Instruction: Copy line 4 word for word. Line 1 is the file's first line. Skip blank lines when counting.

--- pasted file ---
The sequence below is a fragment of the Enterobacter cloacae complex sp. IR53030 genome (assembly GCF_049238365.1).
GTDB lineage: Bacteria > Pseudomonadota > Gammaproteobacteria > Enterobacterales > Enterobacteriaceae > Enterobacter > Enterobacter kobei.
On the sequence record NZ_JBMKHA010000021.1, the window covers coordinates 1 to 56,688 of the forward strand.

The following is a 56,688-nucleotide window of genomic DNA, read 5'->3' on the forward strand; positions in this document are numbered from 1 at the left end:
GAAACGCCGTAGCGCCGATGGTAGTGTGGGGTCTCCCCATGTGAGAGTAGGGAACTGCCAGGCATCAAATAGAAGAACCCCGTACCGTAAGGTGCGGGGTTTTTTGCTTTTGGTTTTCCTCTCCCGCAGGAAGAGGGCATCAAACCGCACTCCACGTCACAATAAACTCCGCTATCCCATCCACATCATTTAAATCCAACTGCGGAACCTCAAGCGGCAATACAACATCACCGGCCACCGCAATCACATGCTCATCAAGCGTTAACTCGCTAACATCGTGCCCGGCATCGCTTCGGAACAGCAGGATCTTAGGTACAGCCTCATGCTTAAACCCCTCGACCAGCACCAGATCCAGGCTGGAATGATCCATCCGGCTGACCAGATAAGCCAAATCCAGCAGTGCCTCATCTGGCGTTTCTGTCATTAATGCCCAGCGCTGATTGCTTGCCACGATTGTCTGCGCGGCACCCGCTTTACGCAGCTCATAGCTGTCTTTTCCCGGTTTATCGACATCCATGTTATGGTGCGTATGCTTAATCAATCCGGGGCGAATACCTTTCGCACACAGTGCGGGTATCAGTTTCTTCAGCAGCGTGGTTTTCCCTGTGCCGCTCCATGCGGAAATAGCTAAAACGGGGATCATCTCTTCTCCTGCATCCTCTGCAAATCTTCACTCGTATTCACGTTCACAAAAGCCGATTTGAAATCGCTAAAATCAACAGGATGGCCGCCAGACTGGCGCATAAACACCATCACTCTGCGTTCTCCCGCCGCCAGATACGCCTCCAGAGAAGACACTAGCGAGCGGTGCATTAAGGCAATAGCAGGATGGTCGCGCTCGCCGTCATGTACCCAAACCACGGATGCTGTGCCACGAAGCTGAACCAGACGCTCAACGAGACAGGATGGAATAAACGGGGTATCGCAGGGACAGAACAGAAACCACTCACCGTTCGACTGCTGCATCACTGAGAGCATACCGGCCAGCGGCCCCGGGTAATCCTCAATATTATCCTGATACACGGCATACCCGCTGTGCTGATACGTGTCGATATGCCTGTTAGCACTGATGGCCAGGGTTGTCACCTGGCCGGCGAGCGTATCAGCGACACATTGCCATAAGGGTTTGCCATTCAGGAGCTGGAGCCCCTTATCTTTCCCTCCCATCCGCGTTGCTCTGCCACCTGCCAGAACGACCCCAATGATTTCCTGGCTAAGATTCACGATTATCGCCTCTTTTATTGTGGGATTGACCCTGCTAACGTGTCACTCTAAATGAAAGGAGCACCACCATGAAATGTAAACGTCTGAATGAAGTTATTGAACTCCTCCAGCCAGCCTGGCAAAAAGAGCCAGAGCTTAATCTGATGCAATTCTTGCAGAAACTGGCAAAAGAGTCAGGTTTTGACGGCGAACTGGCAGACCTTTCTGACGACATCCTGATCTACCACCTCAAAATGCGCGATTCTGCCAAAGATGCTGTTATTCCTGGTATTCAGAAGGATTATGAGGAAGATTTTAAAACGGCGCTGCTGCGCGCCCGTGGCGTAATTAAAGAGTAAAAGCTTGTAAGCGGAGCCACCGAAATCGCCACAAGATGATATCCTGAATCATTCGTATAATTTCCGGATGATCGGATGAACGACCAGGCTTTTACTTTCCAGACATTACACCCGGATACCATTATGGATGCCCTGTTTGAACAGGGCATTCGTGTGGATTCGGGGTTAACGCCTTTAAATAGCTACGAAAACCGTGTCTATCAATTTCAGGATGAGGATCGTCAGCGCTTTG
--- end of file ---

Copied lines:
The following is a 56,688-nucleotide window of genomic DNA, read 5'->3' on the forward strand; positions in this document are numbered from 1 at the left end: